Some would call it a risky strategy, but then T-Mobile seems to have shunned most traditional paths of late. Case in point: the company got rid of two-year contracts, a staple of the industry that tethers customers to their phone companies. The no-contract policy is T-Mobile’s hook into this year’s Super Bowl campaign, starring Tim Tebow.
The company has three in-game spots—in the second, third and fourth quarters—riffing off the fact the former NFL quarterback was without a pro contract last year. T-Mobile’s longtime agency Publicis handled the third TV spot, but for the first time, the company teamed up with Butler, Shine, Stern & Partners to develop the first two in-game commercials.
“T-Mobile is now teaming up with the ultimate free agent, Heisman Trophy winner Tim Tebow, for an unconventional, humorous Super Bowl TV commercial, showcasing the many benefits of contract freedom,” the company said in a statement.
The ads, each 30 seconds long and accompanied by one pre-kickoff spot, show Tebow in pursuit of oddball activities—being a rock star, delivering babies, speaking at the United Nations—all because he’s not tied to a contract.
The fourth quarter ad is not being pre-released, and won’t be available online until the game is under way on Sunday.
Client: T-Mobile USA
Chief Marketing Officer: Mike Sievert
Senior Vice President, Brand and Advertising: Peter DeLuca
Vice President, Marketing: Trish Cox
Agency: Butler, Shine, Stern & Partners
Executive Creative Director: John Butler
Associate Creative Directors: Mark Krajan, Chris Toffoli
Managing Director: Patrick Kiss
Director of Broadcast Production: Adrienne Cummins
Agency Producer: Frank Brooks
Account Director: Lindsay Grant
Account Supervisor: Samantha Bartelloni
Production Company: Imperial Woodpecker
Director: Stacy Wall
Executive Producer: Charlie Cocuzza
Producer: Anita Wetterstedt
Editorial: Arcade Edit
Visual Effects: Framestore
Sound Design: Barking Owl
Music: Beacon Street
Talent Negotiation: CAA and PMK*BNC
Peyton Manning is one of the top 10 commercials endorsers of all time in the sports world. But what about the other quarterback starting on Sunday?
Seattle Seahawks QB Russell Wilson has only a few contracts, but one advertiser who had faith in him early on—American Family Insurance—is celebrating his trip to the Super Bowl with a grand new commercial from Ogilvy & Mather in Chicago that will during the game in 66 markets on Sunday.
Set in an empty stadium on Super Bowl morning, the spot was filmed months ago, just in case the Seahawks all the way. Well, here we are. Voiced by Harry Belafonte, the ad is an ode to Wilson's will and determination and reinforces American Family's position as the protector of dreams.
"We originally conceived the spot as an 'insurance policy' of sorts, should Russell and the Seahawks make the Super Bowl. Fortunately things turned out in our favor and we couldn't be happier for American Family," says Ogilvy's Ian Sohn.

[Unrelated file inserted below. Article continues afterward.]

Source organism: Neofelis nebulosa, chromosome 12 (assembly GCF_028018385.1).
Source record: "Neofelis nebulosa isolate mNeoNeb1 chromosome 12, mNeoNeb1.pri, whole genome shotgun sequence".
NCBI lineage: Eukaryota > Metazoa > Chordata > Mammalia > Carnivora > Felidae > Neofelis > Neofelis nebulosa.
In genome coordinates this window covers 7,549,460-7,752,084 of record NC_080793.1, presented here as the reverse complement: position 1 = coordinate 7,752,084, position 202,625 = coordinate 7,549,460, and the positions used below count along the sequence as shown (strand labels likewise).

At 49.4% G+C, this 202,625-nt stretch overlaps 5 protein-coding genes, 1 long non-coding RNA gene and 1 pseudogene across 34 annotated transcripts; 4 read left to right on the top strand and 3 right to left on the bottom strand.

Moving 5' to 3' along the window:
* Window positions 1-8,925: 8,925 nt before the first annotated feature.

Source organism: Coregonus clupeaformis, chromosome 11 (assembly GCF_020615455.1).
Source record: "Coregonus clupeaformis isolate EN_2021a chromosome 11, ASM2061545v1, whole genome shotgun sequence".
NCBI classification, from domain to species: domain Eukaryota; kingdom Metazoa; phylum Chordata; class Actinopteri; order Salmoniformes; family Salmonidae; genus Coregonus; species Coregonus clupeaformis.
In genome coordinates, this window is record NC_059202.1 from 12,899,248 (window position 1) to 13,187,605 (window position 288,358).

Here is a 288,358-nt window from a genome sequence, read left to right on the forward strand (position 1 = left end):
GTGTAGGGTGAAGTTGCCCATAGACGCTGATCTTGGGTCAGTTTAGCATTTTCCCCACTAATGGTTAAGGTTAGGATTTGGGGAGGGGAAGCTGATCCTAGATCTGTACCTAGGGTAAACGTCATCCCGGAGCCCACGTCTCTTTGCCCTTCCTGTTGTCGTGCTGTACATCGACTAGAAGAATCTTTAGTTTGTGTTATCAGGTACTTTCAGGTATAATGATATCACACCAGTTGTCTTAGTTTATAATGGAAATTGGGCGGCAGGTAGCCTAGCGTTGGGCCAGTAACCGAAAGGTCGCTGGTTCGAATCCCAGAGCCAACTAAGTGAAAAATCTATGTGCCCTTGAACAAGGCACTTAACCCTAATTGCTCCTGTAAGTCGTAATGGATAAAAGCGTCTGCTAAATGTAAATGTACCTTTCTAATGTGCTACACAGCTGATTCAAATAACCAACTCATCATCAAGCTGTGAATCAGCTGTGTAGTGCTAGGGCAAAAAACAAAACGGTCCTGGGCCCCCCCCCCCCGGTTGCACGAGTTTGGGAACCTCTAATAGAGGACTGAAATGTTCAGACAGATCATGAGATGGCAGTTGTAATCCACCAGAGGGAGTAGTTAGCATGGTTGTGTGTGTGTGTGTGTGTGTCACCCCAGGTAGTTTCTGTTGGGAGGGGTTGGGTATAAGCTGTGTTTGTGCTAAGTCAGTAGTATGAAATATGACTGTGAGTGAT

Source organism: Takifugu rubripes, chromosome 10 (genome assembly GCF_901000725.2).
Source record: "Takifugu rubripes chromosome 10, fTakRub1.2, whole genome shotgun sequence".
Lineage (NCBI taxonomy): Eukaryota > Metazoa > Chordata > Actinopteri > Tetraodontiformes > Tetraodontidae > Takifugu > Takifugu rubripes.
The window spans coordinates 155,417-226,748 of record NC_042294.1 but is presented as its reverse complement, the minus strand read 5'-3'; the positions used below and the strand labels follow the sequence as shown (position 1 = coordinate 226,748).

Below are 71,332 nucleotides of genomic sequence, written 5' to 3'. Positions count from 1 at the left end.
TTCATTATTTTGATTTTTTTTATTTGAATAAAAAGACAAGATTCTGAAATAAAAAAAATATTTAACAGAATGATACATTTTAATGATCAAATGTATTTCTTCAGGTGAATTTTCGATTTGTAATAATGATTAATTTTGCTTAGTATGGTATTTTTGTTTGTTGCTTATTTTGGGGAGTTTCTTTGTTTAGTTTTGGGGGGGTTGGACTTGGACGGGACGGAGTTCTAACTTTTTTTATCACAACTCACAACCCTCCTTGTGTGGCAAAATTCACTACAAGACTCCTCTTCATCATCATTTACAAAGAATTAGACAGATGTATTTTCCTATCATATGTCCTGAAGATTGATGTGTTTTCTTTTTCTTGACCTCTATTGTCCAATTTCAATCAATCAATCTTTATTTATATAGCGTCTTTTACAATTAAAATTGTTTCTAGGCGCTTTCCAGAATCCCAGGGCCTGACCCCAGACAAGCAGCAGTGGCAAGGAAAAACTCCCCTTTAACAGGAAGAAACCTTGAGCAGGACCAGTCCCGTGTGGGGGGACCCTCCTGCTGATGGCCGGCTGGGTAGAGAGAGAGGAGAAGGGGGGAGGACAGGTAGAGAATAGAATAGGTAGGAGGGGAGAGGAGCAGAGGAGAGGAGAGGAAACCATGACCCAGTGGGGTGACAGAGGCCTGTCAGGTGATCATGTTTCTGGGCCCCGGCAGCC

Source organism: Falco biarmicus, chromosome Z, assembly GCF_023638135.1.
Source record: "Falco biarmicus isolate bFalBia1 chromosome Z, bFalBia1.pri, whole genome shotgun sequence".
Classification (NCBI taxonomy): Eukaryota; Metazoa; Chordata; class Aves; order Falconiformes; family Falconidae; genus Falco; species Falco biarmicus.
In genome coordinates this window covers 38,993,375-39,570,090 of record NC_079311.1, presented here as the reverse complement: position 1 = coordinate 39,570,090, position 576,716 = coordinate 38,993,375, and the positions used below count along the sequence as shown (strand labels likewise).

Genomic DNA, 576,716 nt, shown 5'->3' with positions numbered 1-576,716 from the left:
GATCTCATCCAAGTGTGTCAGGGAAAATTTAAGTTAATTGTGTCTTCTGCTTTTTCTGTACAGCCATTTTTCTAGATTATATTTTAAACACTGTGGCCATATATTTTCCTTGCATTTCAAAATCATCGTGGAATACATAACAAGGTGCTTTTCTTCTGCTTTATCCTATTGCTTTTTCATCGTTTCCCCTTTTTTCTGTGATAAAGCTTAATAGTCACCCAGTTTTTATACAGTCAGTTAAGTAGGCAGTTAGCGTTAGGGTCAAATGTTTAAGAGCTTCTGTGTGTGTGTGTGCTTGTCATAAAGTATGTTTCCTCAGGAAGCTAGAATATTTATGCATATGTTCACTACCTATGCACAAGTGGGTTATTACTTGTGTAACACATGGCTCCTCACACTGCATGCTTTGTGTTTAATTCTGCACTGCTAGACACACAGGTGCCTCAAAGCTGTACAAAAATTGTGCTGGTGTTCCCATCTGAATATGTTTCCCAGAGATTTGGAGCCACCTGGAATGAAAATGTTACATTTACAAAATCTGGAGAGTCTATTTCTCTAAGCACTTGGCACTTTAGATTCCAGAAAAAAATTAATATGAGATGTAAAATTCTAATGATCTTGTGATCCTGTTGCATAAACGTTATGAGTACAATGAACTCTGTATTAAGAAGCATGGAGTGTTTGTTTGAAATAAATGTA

Added Telisa Yancy, client vp of marketing: "American Family supports Wilson's vision for winning, unyielding commitment to his dreams and leadership skills both on and off the field. He personifies what our brand stands for. He is an inspiration for dreamers everywhere and we are honored to tell his story in a way that will inspire others to work hard to pursue their dreams and allow American Family Insurance to protect them."
It's been an incredible week for new creative, with dozens of Super Bowl teasers and full ads released and other commercials elbowing their way for attention. Budweiser, Newcastle and Guinness all rolled out spots that went viral, while JCPenney got a head start on the Olympics and Cheerios unveiled a sequel to a notorious ad from last year.
Watch our picks for the week's five best spots below, and vote for your favorite. If your favorite isn't shown here, tell us in the comments.
What were Don Cheadle and Arnold Schwarzenegger doing in those goofy Bud Light Super Bowl teasers? All is revealed this morning in this extended version of the content from BBDO that the brand will air Sunday night during the Super Bowl.
In the behind-the-scenes style video, a random dude named Ian gets transported to the craziest night of his life after he's accosted by an attractive woman in a bar. She gives him a Bud Light and asks him if he's "up for whatever happens next." He is, of course, up for it—and so he's whisked away to a waiting limousine filled with a bachelorette party, plus Reggie Watts spinning tunes—and that's just the beginning.
Ian gets styled by Minka Kelly and is then taken to a strange building, where he meets Cheadle and a llama in an elevator, attends a party filled only with twins, and winds up in a room where he gets to play Schwarzenegger in table tennis. When that spirited game ends, a wall collapses and Ian is suddenly in the middle of a rock concert with One Republic.